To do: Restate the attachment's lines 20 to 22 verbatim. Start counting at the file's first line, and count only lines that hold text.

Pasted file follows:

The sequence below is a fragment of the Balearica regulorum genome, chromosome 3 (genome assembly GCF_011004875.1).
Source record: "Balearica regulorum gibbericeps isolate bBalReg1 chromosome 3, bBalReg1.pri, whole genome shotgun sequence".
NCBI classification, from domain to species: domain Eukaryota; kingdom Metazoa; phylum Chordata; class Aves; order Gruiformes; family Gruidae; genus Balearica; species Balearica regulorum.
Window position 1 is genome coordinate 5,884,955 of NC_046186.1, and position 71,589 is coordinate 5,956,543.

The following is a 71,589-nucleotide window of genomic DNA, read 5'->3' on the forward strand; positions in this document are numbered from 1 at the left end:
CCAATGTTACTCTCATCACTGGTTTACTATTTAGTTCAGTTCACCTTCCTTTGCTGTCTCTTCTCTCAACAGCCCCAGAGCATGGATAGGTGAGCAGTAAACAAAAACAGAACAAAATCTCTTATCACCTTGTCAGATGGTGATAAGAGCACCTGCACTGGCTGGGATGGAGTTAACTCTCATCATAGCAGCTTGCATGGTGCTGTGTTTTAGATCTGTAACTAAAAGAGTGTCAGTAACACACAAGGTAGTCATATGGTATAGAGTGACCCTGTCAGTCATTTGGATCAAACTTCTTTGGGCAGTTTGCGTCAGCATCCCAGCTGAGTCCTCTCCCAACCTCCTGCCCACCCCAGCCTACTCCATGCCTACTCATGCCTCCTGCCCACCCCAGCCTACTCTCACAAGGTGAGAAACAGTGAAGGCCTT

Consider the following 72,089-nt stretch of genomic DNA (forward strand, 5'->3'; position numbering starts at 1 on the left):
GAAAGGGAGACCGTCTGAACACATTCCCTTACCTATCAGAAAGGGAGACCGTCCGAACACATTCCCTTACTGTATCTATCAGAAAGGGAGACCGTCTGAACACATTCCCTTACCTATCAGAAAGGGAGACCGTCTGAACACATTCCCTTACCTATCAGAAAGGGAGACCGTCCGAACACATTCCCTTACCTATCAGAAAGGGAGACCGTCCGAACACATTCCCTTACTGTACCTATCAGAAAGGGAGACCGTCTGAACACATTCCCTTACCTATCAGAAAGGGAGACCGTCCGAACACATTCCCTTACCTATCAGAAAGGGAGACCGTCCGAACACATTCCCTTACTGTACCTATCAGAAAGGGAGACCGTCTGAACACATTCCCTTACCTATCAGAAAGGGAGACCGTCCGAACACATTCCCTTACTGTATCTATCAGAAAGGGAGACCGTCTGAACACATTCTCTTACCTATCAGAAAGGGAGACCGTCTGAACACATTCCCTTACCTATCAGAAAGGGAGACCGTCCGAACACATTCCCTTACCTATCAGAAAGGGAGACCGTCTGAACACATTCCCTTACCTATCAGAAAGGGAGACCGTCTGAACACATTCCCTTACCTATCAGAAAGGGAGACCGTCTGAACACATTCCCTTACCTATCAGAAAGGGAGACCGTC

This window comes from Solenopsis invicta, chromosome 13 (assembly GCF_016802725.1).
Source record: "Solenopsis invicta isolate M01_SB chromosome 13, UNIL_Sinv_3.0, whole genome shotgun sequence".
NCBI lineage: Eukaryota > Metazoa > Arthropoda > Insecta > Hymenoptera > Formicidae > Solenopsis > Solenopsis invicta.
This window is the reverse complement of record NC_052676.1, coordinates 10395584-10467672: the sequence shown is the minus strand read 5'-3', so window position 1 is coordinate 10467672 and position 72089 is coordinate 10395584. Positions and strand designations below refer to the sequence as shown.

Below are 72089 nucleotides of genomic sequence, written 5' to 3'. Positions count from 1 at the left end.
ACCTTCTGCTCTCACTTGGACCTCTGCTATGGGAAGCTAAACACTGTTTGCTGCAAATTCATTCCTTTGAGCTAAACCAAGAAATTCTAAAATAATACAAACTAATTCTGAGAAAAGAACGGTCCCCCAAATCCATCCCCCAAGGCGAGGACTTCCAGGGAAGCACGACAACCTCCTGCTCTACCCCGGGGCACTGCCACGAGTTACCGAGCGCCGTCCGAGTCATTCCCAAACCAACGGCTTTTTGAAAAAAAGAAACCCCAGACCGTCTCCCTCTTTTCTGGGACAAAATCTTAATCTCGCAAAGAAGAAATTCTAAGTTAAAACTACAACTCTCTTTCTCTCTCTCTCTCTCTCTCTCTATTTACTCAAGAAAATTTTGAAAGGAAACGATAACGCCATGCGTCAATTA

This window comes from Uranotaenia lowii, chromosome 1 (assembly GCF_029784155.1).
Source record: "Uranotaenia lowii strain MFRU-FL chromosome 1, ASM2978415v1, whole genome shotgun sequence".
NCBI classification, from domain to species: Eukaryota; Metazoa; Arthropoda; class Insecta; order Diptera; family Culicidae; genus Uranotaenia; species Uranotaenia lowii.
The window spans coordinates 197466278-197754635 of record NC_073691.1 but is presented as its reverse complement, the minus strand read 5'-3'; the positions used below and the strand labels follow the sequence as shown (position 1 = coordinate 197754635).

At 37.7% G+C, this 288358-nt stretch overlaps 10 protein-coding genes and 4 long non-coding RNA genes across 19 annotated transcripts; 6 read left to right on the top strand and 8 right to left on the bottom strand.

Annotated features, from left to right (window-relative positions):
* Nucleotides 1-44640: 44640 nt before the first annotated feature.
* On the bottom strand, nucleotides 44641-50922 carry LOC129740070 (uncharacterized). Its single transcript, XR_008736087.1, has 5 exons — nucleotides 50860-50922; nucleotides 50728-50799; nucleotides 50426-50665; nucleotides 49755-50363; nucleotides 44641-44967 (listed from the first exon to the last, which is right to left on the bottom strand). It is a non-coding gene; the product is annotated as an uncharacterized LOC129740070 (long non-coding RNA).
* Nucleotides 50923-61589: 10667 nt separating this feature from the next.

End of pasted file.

Annotated features, from left to right (window-relative positions):
* Nucleotides 1-44640: 44640 nt before the first annotated feature.
* On the bottom strand, nucleotides 44641-50922 carry LOC129740070 (uncharacterized). Its single transcript, XR_008736087.1, has 5 exons — nucleotides 50860-50922; nucleotides 50728-50799; nucleotides 50426-50665; nucleotides 49755-50363; nucleotides 44641-44967 (listed from the first exon to the last, which is right to left on the bottom strand). It is a non-coding gene; the product is annotated as an uncharacterized LOC129740070 (long non-coding RNA).